On November 18, telecommunications company AT&T announced goals for 2025. The goals represent the company’s first long-term roadmap for its citizenship and sustainability work, and focus on three areas: networks and customers, supply chain, and communities.
The three corresponding goals for 2025 are:
- Enable carbon savings 10 times the footprint of the company’s operations;
- Collaborate to transform the environmental and social impact of technology supply chains; and
- Team up with stakeholders to close the skills gap, by increasing the number of Americans with post-secondary degrees or credentials to 60 percent.
AT&T says the goals are intentionally somewhat flexible to accommodate the world’s changes over the next decade. For example, the carbon savings goal is based on the company’s 2025 footprint. The company intends to continuously measure its impact and “build out a flexible measurement methodology;” they have plans to collaborate with industry peers to establish a relevant, meaningful framework.
“We want to work with other companies and experts to create a methodology for measurement, especially regarding our carbon savings goal. We are looking to make an impact beyond our own company. That’s part of why it’s a long-term goal, and an exciting challenge since nothing like it exists yet,” explained Jenny Robertson, Director of Sustainability, AT&T. “We also know that a methodology built on industry expertise and stakeholder consensus is more meaningful than what we can produce on our own. It helps ensure apples-to-apples measurements and fosters collaboration.”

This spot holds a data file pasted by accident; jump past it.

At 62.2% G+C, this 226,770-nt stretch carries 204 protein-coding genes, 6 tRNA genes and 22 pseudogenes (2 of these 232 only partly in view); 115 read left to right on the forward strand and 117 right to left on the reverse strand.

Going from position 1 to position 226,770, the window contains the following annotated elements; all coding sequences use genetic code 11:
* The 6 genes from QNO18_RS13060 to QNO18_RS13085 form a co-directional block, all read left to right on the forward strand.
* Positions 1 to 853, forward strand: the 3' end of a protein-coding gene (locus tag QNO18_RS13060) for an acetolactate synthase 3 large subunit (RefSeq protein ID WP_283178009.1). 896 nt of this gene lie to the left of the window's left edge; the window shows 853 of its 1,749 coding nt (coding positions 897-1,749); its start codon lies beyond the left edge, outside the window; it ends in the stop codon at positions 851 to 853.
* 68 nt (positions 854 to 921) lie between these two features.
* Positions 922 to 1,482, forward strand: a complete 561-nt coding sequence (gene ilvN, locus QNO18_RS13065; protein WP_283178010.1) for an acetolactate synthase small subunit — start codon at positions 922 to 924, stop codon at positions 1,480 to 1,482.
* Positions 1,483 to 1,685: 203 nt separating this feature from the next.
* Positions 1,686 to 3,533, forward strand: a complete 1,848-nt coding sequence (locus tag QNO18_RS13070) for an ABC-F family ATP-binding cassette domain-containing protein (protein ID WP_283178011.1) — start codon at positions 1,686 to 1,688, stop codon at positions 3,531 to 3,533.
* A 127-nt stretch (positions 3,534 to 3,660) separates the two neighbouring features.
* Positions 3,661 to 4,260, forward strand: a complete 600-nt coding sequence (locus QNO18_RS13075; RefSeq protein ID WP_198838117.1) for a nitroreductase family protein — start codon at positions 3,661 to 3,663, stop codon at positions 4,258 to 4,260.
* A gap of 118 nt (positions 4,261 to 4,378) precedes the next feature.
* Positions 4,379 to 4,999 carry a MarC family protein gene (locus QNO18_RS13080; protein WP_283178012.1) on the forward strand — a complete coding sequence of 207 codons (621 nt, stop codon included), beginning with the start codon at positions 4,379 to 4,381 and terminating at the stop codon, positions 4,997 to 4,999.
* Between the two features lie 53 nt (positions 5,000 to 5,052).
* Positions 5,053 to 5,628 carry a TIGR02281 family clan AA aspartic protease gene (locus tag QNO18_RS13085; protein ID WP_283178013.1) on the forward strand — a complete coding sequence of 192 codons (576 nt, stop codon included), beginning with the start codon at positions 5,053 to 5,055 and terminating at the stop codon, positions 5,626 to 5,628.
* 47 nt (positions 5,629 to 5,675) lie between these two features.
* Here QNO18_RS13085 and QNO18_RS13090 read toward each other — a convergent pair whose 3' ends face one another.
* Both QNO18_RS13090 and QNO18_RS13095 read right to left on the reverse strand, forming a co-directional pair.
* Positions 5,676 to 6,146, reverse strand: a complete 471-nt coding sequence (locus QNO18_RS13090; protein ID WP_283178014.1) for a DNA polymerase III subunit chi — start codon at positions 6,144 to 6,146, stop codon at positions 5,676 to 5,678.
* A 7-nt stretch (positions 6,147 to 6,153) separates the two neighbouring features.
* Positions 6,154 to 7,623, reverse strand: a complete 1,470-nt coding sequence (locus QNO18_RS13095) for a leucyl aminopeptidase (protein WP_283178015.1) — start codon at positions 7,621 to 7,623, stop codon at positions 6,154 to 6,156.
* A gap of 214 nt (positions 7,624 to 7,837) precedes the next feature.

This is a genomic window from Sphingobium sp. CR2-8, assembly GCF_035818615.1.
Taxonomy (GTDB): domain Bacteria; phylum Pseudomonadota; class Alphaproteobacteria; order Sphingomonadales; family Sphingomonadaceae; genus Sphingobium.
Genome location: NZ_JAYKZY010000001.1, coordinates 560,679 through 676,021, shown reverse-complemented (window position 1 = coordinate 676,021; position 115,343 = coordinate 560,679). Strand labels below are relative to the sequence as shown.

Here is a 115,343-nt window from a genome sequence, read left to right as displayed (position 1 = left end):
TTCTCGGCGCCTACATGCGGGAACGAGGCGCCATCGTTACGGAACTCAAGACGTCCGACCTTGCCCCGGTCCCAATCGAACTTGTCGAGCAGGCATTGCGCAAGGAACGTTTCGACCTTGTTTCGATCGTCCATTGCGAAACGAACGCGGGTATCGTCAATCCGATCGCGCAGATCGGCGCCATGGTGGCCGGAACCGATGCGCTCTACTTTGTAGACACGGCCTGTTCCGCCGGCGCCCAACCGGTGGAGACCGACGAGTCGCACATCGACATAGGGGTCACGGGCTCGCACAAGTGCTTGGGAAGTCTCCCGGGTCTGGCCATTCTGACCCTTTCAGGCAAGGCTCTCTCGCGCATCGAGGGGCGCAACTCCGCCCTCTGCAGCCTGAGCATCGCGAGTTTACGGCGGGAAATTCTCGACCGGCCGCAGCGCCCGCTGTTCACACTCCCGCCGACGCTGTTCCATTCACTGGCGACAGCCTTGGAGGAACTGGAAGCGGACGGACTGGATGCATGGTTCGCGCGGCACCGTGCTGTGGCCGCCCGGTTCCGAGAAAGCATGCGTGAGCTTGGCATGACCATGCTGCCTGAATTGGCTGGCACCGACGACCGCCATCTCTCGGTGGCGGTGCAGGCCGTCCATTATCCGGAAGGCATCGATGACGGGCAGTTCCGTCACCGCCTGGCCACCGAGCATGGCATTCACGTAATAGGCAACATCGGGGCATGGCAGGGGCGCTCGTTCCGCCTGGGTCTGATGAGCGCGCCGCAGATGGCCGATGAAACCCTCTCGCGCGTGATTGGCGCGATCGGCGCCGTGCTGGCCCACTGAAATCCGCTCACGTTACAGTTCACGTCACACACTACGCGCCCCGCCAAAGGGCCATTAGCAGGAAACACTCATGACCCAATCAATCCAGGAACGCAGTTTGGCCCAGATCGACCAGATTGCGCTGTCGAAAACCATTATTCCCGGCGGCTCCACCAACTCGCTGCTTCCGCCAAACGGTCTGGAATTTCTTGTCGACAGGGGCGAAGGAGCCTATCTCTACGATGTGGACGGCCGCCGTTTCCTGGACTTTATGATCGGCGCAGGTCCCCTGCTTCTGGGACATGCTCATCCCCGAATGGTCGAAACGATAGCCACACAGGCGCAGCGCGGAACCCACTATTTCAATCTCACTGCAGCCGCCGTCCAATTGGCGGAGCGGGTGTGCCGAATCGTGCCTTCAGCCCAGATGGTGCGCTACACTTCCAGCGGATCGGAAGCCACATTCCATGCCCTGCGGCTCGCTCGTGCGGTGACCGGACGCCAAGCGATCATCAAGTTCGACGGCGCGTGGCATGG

The long-term goals will serve as guidelines for the company’s actions amidst the changing technology and sustainability landscapes. To achieve them, the company will have to continuously progress toward and refine their targets.
“Under each of the goals we set supporting targets to guide us along the way. The targets may evolve as our company itself evolves, and we intend for our goals platform to accommodate evolutions,” said Robertson.
For example, the company recognizes that minimizing the impact of its operations will be important in reaching their carbon savings goal, so it set an interim target to reduce the company’s direct emissions by 20 percent by 2020 based on a 2008 baseline. Other more specific targets include integrating sustainability performance metrics into sourcing decisions for 80 percent of company spend by 2020, and investing an additional $250 million by 2017 in education-related initiatives.
At the same time, AT&T will need to fulfil its pledges to enhance network efficiency and deliver low-carbon customer solutions.
“Low-carbon solutions are products and services we can provide to help enable our customers – at both enterprise and consumer levels – reduce their carbon impact on the planet,” continued Robertson. “Think smarter supply chains that can help companies know the location temperature and condition of materials in transit, smarter water pipes that can detect small leaks before they become big leaks, soil sensors that help farmers more efficiently water, fertilize and harvest.”
Other low-carbon solutions include products and services that reduce water or energy use, facilitate the transition to ‘smart cities,’ or otherwise help enable customers reduce their carbon footprint.
“As the information and communication technology (ICT) sector grows, it has a particularly crucial role to play in addressing its own sustainability impacts and in using its products to power global progress,” Dunstan Allison-Hope, Managing Director, Advisory Services, BSR, said in AT&T’s press release. “Long-term company goals are vital to address the ICT sector’s biggest sustainability challenges and opportunities, and AT&T’s new goals represent a leap forward in the company’s efforts to enable a sustainable future.”